In any event, the government conceded at oral argument that we may remand this case to the District Court in order to supplement the record and, if necessary, to recalculate Cox's sentence. Under the circumstances presented here, we exercise our discretion to remand to the District Court for it to ascertain the precise basis for the dismissal of Cox's 1999 state conviction and, if those facts render it necessary, for recalculation of his criminal history and resentencing in light of that dismissal. Cf. United States v. Rhodes, 106 F.3d 429, 433 (D.C.Cir.1997) (remanding to district court for possible resentencing, pursuant to 28 U.S.C. § 2106, convictions for possession of narcotics with intent to distribute following reversal by Supreme Court of accompanying conviction for using firearm during drug-trafficking offense); United States v. Giraldo, 80 F.3d 667, 677 (2d Cir.1996) (reversing conviction for use of a firearm and remanding for resentencing on remaining convictions in light of that reversal), abrogated on other grounds by Muscarello v. United States, 524 U.S. 125, 118 S.Ct. 1911, 141 L.Ed.2d 111 (1998). Should it conclude that Cox's 1999 state conviction should not be counted under U.S.S.G. § 4A1.2, the District Court nevertheless may consider whether that conviction should serve as the basis for an upward departure from the applicable guideline range under U.S.S.G. § 4A1.3-a matter on which we express no view in this opinion. See U.S.S.G. § 4A1.2(j) (“expunged” convictions may be considered under U.S.S.G. § 4A1.3).
II. Ineffective Assistance of Counsel
Represented by new counsel on appeal, Cox argues that especially since the same lawyer represented him in both the federal and state prosecutions, that lawyer should have been aware of the federal sentencing consequences that might result from pleading guilty to the state charges after pleading guilty to the federal charges, but before his federal sentencing had taken place. Under those circumstances, Cox argues, permitting Cox to plead guilty to the state charges constituted ineffective assistance of counsel. Cf. Hill v. Lockhart, 474 U.S. 52, 60, 106 S.Ct. 366, 88 L.Ed.2d 203 (1985) (voluntariness of guilty plea entered based on objectively unreasonable advice of counsel depends on whether there is a reasonable probability that, but for counsel's errors, the defendant would have proceeded to trial instead of pleading guilty); United States v. Gordon, 156 F.3d 376, 380 (2d Cir.1998) (failure of counsel to provide defendant with accurate information concerning potential sentencing consequences of rejecting plea offer falls below objective standard of reasonable assistance); Boria v. Keane, 99 F.3d 492, 497-98 (2d Cir.1996) (failure of counsel to discuss with defendant whether to accept or reject plea offer constitutes ineffective assistance). The government's principal argument in response is that Cox's ineffective assistance claim, like his sentencing claim, is premature, and that we should defer consideration of that claim until he files a § 2255 petition. The government does not engage Cox's argument on the merits except to hypothesize that Cox's guilty plea to the state drug charges might have been “entered pursuant to a plea offer that was to expire before the federal sentencing date” and that Cox may have “attempted unsuccessfully to delay the pleading.” Brief for the United States, at 13. Either possibility, if true, would tend to refute Cox's ineffective assistance argument.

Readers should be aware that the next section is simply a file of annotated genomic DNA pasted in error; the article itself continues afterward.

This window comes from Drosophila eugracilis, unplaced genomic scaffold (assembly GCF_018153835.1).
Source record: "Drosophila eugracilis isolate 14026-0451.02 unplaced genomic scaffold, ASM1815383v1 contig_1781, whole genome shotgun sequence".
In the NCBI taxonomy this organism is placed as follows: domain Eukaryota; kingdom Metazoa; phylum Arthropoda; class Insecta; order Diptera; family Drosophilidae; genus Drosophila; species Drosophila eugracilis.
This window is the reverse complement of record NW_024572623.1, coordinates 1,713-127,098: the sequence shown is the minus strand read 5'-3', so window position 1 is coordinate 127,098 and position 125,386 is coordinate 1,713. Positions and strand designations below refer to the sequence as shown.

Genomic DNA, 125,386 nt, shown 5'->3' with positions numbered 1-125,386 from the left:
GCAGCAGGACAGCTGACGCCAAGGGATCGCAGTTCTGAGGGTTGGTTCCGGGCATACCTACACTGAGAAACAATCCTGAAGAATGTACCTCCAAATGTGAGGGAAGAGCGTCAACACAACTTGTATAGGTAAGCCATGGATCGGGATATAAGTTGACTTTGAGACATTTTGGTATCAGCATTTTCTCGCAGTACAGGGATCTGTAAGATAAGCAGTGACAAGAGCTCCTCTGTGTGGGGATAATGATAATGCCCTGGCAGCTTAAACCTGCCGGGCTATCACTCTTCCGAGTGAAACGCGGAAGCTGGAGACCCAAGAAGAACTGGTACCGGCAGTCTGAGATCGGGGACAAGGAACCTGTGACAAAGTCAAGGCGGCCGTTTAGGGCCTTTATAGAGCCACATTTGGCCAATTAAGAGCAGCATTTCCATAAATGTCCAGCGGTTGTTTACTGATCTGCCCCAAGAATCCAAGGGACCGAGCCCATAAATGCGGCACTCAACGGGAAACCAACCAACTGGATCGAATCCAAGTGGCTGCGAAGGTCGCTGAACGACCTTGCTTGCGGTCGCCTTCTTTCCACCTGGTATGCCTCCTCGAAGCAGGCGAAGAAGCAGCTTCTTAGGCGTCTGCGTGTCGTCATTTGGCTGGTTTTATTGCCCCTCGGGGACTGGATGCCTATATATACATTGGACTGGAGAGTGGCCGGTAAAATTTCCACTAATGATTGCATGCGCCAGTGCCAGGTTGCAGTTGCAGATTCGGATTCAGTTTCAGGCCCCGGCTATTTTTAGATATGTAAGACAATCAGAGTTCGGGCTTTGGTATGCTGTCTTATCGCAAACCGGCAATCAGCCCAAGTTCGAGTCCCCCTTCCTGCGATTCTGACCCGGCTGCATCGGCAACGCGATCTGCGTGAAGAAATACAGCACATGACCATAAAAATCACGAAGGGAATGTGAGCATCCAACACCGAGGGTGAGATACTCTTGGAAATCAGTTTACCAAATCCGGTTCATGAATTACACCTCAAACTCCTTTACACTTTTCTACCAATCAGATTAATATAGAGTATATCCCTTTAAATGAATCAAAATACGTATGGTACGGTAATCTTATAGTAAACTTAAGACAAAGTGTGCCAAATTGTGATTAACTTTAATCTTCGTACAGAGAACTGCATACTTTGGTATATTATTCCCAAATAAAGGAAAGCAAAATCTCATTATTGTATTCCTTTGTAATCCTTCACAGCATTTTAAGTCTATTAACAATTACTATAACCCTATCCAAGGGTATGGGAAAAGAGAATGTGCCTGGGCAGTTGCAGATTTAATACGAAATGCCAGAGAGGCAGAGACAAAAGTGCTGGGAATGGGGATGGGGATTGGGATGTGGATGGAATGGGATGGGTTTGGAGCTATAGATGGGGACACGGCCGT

As with Cox's sentencing claim, the government concedes that under Leone we may remand to the District Court for necessary fact-finding under the circumstances presented here. See Leone, 215 F.3d at 256; United States v. Tarricone, 996 F.2d 1414, 1417-18 (2d Cir.1993). We therefore exercise our discretion and remand to the District Court to determine the precise circumstances surrounding Cox's guilty plea to the 1999 state drug charges, including the role of counsel in advising him to do so, “rather than to dismiss the appeal and force the appellant to use up his only [§ 2255] petition.” Leone, 215 F.3d at 257. Should the District Court find that Cox's lawyer rendered constitutionally ineffective assistance, it should fashion a remedy specifically tailored to that error, in order “as much as possible [to] restore[ ] the defendant to the circumstances that would have existed had there been no constitutional error.” 2 United States v. Carmichael, 216 F.3d 224, 227 (2d Cir.2000).
Accordingly, for the foregoing reasons, the judgment of the District Court is VACATED IN PART AND REMANDED for proceedings consistent with this opinion. We retain jurisdiction to hear Cox's claims once the record has been supplemented and he has been resentenced by the District Court. See Leone, 215 F.3d at 257; United States v. Jacobson, 15 F.3d 19, 21-22 (2d Cir.1994).
1. As Cox correctly notes, he is not precluded on account of his guilty plea from appealing his sentence, since the sentence actually imposed is greater than the time period specified at the time the plea was taken. See 18 U.S.C. § 3742(c)(1).
2. In this regard, we also note that should the District Court conclude that the dismissal of Cox's 1999 state drug conviction itself requires recalculation of his federal sentence, Cox's ineffective assistance claim may be rendered moot.
STRAUB, Circuit Judge: